Goal Score Period of Play Time Clock MULTIVISION CONTROL-BOOTH: This is an Information Centre located in a glass booth high above the spectators in the Stadium. The game is completely recorded on Multivision screens from remote Multivision cameras positioned in the stadium, and simultaneously transmitted to the Multivision sets throughout the world. The Multivision Broadcasters watch and describe the game from here. SCORING: The game is formulated on the basic fact that the team picking up the ball has to get round [sic ] the track with the ball and put it in the opposing team's goal within three laps of the track. A team gets one point for every goal scored. When a goal is scored, the red lights flash, a klaxon sounds, and the score board registers the point. SCORING AREA: Behind each goal on the banked track is a 6-foot-wide red area in which a player must be in order to make a try at scoring a goal. If the ball carries attempts to score from outside this area, it is disallowed and a 'dead' ball is called.
'ROLLERBALL':
BASIC RULES AND PENALTIES:
(1) Play time -- three (3) periods, each of twenty (20) minutes. After each period, there is a two-minute rest period. If the score is tied after three periods, an overtime period is called and played until a team scores. (2) The skaters and bikers can only move counter-clockwise around the track. If a skater or biker is seen moving clockwise by the referee, a two-minute penalty is called against the offender. The player is sent off the track and cannot be replaced during the penalty period.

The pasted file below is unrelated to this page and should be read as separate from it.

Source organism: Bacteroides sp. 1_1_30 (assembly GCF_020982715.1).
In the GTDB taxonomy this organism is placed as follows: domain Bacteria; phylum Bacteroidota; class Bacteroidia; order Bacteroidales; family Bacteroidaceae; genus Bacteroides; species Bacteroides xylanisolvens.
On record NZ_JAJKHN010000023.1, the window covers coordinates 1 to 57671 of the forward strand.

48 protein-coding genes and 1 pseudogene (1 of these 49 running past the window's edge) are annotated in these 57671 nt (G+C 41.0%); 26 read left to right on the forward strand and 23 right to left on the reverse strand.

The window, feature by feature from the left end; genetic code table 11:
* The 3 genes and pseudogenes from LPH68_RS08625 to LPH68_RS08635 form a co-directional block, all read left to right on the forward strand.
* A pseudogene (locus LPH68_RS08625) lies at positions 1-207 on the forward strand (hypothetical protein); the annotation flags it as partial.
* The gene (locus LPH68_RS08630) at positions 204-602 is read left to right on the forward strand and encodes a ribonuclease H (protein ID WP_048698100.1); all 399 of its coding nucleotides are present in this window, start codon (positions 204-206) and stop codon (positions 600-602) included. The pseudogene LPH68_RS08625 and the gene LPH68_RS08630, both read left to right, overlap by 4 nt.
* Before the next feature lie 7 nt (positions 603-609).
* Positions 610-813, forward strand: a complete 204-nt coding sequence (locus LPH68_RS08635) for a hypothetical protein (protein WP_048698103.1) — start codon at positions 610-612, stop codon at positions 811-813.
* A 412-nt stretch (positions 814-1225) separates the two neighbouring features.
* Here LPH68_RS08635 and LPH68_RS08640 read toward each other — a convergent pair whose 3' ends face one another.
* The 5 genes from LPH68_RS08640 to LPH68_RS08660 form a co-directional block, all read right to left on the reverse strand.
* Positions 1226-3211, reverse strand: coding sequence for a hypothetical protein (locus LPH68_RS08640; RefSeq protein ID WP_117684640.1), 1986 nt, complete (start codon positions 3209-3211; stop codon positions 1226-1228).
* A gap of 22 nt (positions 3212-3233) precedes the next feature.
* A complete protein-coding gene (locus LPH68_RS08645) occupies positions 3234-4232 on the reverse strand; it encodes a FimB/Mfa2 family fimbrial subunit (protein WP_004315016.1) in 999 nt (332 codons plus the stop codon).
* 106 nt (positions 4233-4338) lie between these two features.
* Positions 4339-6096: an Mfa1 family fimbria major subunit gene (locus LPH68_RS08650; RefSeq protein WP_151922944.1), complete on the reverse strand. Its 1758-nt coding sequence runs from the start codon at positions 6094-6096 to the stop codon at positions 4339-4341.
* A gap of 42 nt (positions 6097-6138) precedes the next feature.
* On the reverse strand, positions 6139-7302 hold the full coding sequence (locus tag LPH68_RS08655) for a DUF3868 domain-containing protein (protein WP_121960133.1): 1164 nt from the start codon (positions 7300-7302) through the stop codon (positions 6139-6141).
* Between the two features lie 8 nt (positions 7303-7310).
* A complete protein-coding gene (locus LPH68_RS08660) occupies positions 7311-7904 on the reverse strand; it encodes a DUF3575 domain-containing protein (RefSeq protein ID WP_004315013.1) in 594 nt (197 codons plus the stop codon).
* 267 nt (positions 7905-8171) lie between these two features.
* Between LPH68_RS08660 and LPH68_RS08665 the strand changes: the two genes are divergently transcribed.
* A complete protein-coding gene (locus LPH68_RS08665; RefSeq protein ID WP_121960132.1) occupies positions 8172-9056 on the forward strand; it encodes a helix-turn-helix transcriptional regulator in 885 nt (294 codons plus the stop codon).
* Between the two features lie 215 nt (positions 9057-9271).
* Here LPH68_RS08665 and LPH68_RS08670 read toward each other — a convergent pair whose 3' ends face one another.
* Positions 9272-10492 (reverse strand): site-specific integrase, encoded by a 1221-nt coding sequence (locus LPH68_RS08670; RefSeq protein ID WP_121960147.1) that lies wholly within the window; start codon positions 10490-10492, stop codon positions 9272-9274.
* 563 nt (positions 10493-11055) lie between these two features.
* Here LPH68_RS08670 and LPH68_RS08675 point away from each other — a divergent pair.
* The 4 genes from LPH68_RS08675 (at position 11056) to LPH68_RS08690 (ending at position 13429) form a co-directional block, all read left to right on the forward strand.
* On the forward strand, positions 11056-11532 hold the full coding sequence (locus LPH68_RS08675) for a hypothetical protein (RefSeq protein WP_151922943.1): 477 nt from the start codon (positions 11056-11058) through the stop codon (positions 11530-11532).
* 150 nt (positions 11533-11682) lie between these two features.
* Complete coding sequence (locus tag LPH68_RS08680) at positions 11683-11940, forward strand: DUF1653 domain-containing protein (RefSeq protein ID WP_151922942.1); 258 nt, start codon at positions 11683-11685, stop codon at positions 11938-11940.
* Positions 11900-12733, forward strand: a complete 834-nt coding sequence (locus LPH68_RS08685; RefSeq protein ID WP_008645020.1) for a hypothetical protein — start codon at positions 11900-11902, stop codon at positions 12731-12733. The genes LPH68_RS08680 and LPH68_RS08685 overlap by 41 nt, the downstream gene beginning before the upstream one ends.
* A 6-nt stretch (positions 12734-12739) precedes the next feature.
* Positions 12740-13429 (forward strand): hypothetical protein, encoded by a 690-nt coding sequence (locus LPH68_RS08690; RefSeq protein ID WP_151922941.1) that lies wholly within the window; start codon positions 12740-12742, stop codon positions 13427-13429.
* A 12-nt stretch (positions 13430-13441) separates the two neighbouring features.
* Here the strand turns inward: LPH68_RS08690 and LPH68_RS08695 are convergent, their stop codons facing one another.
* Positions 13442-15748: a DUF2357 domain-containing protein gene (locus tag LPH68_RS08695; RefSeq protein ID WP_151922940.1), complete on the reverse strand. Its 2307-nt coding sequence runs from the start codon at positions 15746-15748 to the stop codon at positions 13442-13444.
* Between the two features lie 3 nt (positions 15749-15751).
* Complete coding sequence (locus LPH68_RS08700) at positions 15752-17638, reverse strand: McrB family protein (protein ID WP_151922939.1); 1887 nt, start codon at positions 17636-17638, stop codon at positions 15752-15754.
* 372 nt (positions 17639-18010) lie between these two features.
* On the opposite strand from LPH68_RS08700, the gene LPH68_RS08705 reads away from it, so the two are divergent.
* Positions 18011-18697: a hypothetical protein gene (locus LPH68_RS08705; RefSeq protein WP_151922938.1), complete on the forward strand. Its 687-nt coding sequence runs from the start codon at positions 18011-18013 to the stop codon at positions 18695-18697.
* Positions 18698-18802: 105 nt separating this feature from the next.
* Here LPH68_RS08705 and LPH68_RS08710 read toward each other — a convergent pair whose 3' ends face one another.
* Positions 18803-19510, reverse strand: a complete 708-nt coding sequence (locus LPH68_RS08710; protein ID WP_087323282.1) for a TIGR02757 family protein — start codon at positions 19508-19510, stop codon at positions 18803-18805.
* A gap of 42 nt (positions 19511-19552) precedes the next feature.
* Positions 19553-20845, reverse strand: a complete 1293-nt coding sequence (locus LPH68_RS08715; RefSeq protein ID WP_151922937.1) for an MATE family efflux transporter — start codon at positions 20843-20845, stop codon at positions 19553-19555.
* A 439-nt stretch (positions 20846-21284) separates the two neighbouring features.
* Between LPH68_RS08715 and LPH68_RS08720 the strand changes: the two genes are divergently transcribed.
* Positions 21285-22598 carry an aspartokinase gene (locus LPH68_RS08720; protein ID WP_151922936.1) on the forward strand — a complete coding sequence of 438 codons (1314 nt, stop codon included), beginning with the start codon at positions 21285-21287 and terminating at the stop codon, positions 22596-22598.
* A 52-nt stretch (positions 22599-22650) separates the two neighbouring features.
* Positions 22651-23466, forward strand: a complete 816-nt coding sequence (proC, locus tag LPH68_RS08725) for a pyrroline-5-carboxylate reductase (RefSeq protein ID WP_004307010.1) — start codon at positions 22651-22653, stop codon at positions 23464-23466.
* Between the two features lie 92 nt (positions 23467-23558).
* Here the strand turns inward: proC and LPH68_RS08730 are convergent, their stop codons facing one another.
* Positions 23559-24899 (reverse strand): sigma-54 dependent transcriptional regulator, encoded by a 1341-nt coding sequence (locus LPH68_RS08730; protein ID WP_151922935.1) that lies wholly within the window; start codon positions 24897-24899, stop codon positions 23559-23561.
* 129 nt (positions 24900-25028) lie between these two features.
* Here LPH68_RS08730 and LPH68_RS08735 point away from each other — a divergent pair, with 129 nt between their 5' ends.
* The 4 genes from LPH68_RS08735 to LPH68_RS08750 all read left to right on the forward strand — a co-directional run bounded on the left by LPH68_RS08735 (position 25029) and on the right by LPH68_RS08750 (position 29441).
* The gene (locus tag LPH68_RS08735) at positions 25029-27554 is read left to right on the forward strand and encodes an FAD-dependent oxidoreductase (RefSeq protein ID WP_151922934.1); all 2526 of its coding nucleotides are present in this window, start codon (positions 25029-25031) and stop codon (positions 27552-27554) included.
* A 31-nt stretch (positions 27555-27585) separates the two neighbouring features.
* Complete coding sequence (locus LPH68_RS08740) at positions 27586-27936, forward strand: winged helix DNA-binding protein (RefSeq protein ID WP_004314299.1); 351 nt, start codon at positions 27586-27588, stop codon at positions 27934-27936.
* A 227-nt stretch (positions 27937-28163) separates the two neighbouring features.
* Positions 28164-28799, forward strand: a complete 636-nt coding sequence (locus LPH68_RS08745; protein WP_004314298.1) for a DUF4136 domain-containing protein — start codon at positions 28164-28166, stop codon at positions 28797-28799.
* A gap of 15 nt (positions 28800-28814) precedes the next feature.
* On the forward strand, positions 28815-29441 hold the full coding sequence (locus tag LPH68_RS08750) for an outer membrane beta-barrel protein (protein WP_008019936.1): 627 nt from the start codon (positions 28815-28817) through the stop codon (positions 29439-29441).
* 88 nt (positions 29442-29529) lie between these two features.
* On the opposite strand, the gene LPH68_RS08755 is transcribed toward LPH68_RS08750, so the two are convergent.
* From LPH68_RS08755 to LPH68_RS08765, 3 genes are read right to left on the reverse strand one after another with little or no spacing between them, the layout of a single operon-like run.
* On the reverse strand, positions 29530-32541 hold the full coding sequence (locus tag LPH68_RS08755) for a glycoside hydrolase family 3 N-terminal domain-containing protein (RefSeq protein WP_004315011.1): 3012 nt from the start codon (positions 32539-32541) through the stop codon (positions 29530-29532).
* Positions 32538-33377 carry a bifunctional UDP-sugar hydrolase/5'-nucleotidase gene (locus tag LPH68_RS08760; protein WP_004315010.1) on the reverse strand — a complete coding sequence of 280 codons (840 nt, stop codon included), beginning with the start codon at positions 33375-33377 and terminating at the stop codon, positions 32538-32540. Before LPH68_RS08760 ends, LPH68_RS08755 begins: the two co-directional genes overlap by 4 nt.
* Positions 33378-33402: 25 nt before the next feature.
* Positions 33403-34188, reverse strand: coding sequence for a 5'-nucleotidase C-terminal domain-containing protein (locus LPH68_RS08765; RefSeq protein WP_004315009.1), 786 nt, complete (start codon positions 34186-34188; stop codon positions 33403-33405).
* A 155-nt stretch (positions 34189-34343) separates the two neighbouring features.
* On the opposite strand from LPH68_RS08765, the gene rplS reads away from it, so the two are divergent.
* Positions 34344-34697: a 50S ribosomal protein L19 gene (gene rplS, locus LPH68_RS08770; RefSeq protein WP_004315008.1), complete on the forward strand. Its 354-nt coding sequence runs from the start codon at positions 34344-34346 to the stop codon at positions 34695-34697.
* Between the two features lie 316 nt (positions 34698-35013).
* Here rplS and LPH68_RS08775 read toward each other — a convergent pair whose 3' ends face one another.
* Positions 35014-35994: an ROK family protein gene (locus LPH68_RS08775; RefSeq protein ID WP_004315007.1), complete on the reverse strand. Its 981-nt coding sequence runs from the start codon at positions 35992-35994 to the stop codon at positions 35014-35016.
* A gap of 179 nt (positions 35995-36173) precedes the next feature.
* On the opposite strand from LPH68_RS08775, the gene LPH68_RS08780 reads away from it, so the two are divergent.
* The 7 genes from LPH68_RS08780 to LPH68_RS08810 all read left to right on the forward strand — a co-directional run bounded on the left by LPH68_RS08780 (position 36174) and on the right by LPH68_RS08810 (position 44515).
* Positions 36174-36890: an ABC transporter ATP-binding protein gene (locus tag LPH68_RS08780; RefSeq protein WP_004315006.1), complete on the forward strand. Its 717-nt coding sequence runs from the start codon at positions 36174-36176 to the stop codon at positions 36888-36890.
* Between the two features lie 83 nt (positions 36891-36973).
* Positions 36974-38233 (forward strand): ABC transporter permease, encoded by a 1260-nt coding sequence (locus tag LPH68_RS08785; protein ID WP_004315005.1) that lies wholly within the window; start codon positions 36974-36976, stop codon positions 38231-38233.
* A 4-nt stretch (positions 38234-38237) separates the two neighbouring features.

(3) After gaining possession of the ball, the offensive team cannot try for a score until the ball has traveled one revolution of the track. This revolution starts from the point of pick-up by the ball catcher. (4) In the event that the offensive team ball carriers have been unable to try for a score within three revolutions of the track, the ball is considered 'dead' and must be guttered. A new ball is then fired from the cannon. (5) The ball carrier is not allowed to deliberately hide the ball from the defensive team. The penalty for doing so is for the team to forfeit possession of the ball (the ball must be guttered). (6) No more than ten (10) players per side can be on the track at any one time. Of the ten players on each team, only five are allowed to score goals. The three motor-cyclists cannot handle the ball. The two ball-catchers can only field the ball after it is fired and pass it to one of the five skaters, who can pass it to one another and attempt to score. (7) No permanent goalie or goal defender is allowed in the scoring area. Defensive and offensive players can only be in the 6-foot-wide red scoring area when an offensive ball carrier is making a try for a goal. If the ball carrier passes the red scoring area, the defensive players who are in the red scoring area must go after the ball carrier. (8) The motor-cyclists are not allowed in the top half of the red scoring area. If a biker is seen in this area by the referee, a three-minute penalty is called against the offender. (9) A motor-cyclist must not deliberately injure a skater. If he does so and is seen by the referee, a five-minute penalty is called against the offender. (10) A skater must not deliberately injure a motor-cyclist. If he does so and is seen by the referee, a five minute penalty is called against the offender. (11) The ball must not be used as an offensive weapon. Penalty: three minutes.
(12) The Infield personnel of each team are required to remove from the track as soon as possible injured players and damaged equipment. (13) A defensive player is allowed to intercept a ball being passes, or pick up the ball that has been knocked out of the offensive ball carrier's glove and can try to pass or score with the ball -- providing the ball is on the track and has not reached the gutter. (14) Each more than one time. the track
team may substitute players as long as there are not seven skaters and three motor-cyclists on the track at This, however, does not apply to players removed from for penalties (there is no substitution allowed.)